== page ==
Got A Favorite 2017 Energy Forecast? Technology Will Make It Obsolete
With a new year, many analysts will be making predictions about energy markets in 2017. But while these forecasts routinely turn out to be wrong, the errors should not be viewed as mistakes. Instead, they point to the key role changing technology has played in the energy landscape in recent years.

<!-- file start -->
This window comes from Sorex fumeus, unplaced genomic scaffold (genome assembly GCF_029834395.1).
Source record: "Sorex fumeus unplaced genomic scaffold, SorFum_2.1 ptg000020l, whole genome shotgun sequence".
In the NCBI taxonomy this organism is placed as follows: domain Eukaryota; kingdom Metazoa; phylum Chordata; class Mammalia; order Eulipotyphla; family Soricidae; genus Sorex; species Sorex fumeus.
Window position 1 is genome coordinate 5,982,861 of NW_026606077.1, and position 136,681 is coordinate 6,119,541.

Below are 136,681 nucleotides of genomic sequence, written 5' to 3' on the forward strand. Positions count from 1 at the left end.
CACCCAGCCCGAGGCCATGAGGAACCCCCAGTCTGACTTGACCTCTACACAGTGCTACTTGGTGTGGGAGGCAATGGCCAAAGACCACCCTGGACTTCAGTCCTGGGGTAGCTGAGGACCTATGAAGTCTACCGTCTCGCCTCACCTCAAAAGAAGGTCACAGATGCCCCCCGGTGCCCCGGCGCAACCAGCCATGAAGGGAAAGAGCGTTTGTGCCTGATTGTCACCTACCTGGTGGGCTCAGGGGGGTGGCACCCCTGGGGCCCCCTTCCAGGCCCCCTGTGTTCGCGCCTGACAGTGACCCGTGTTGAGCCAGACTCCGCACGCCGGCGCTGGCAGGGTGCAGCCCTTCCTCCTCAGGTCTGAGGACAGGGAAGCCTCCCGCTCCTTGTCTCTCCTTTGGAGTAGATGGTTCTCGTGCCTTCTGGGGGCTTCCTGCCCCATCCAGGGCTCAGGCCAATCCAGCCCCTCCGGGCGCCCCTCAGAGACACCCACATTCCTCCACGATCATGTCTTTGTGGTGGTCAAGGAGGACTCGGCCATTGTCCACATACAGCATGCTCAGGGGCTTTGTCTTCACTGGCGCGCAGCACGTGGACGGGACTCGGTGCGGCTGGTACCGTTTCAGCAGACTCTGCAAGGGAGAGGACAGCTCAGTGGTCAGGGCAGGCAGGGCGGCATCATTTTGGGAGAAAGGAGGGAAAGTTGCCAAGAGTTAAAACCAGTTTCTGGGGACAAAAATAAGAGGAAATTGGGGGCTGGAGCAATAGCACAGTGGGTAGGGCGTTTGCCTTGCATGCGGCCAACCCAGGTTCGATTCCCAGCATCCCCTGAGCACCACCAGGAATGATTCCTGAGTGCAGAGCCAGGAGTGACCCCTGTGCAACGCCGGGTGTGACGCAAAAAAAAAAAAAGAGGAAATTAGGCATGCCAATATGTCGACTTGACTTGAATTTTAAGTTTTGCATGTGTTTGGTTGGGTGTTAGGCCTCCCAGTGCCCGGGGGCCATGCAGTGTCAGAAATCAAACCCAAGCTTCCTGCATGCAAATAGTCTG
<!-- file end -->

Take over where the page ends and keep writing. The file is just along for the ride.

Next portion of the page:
As we make our way into the new year, many analysts will be making predictions about energy markets in 2017. Chief among them is the U.S. Energy Information Administration (EIA), which just released its latest Annual Energy Outlook. The Outlook offers predictions about the future of energy prices, production and consumption in the United States. As with stock prices, interest rates and consumer spending, making predictions about the future of energy markets is fundamentally hard. In recent years, EIA has found that its own predictions of crude oil and natural gas prices differ from realized prices by 30 to 35%. Their forecast errors for renewables are sometimes even larger.